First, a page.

IU professor responds to tweet criticism after calls for resignation

Data pix.

BLOOMINGTON, Ind. - Eric Rasmusen responded to backlash over one of his tweets after campus officials called his views racist, sexist and homophobic.

There are now mounting calls for his resignation.

Rasmusen is a Professor of Business Economics IU Bloomington. On November 7, he shared an article on Twitter titled, "Are Women Destroying Academia? Probably." He pulled a line from the article saying "“geniuses are overwhelmingly male because they combine outlier high IQ with moderately low Agreeableness and moderately low Conscientiousness.”

The tweet spurred hundreds of comments. Rasmusen said he was just sharing an interesting thought.

"I think I should be able to quote from an article without saying I agree with everything in the article," he said.

The tenured professor said he uses Twitter to keep track of interesting articles. The publication he retweeted says it is a collection of controversial perspectives largely excluded from the American Mainstream Media.

"Did you agree with the article," said FOX59's Kelly Reinke.

"I can't say that because I have not looked back at it. I've been so busy to see what was in it," said Rasmusen.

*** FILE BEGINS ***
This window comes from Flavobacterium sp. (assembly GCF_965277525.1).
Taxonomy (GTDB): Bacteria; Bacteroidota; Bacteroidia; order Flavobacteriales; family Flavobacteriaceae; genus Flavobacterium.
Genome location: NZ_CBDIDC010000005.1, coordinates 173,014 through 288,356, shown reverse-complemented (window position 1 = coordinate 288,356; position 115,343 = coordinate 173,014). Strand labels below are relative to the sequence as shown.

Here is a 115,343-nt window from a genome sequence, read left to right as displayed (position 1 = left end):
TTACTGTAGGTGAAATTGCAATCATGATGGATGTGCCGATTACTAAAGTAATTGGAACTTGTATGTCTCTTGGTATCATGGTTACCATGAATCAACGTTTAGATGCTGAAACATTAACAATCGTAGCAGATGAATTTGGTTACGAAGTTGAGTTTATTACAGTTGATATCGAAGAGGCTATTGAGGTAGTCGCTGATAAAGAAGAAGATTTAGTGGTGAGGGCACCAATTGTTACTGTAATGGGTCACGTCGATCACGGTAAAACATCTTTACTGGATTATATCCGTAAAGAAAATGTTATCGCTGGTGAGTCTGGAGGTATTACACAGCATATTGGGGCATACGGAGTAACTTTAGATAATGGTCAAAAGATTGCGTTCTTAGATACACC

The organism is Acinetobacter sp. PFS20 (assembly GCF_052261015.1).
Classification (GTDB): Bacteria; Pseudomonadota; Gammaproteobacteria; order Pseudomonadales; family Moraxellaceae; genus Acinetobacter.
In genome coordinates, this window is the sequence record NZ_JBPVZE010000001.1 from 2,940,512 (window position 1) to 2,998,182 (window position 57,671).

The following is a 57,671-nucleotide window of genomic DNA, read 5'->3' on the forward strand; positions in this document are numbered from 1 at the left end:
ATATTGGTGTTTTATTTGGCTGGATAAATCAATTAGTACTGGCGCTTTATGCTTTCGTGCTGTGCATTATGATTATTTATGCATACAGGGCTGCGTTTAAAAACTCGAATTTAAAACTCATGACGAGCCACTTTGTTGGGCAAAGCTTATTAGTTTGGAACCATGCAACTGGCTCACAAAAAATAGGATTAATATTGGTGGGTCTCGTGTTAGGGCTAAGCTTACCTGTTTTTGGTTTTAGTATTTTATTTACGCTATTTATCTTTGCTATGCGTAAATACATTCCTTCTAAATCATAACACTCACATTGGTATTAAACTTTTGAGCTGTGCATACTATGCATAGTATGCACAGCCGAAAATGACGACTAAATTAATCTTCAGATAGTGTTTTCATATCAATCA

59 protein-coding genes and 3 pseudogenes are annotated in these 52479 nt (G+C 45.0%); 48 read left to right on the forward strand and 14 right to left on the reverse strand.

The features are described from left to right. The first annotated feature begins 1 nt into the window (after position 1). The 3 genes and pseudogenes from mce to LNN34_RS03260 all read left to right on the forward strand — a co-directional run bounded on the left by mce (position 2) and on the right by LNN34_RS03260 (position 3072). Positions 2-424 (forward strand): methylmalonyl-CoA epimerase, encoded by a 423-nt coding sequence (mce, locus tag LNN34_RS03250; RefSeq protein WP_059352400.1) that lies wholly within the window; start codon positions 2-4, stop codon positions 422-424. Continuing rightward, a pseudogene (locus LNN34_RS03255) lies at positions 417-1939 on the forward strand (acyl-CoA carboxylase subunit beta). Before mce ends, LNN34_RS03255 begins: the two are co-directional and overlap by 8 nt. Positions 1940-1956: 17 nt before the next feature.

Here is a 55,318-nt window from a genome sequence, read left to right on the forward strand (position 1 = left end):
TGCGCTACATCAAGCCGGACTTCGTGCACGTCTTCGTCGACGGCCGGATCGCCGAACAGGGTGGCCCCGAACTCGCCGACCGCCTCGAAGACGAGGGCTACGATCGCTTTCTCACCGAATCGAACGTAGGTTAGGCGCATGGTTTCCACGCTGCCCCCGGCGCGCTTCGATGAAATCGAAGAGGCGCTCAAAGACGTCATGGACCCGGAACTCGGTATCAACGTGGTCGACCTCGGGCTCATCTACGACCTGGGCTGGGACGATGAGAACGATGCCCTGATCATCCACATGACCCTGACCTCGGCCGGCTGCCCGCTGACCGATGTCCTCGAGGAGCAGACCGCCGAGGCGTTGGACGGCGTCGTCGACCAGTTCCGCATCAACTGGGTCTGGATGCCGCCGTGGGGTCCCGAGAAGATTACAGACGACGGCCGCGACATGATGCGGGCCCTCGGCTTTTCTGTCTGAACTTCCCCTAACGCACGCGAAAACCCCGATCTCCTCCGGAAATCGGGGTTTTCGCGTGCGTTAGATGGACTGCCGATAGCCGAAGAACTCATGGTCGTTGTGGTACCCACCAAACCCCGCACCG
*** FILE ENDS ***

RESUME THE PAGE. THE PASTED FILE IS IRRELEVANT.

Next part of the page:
In a letter to the Kelley School of Business community, IU Provost Lauren Robel did not mince words. She noted other controversial social media posts from Rasmusen over the years. She called his views racist, sexist and homophobic.

Robel also said Rasmusen believes women do not belong in the workplace, gay men should not be permitted in academia, and black students are generally unqualified for attendance at elite institutions.

Rasmusen said her letter is not true.

"Academic freedom should protect me even if I believed all the things the provost attributed to me," he said.

Chuck Carney, spokesperson for Indiana University, said they can not fire Rasmusen because of his First Amendment rights. There are already messages on campus calling for just that.

"This is not in keeping with the values of Indiana University and the vast majority of people here at IU," said Carney.

Several students thought Rasmusen's tweet was offensive and inappropriate.

"I would transfer out of the class personally. There's no way I would stay in the class," said Jensen Hansen, a senior.

"As a student, it would be hard to really understand his beliefs and some of the stuff he says," said Matthew Noskin, a senior.

Indiana University said it is making changes in Rasmusen's classroom to create a double-blind system on assignments that would hopefully prevent bias in grading. In addition, no student is forced to take his class.
Rasmusen does not believe students should be concerned about bias.
"Not at all. I think less in mine, than in most. I try to bend over backwards if students disagree with me politically," he said.
As for his tweet, he said he supports women in academia. His wife has a doctorate and his daughter might become a Philosophy professor.

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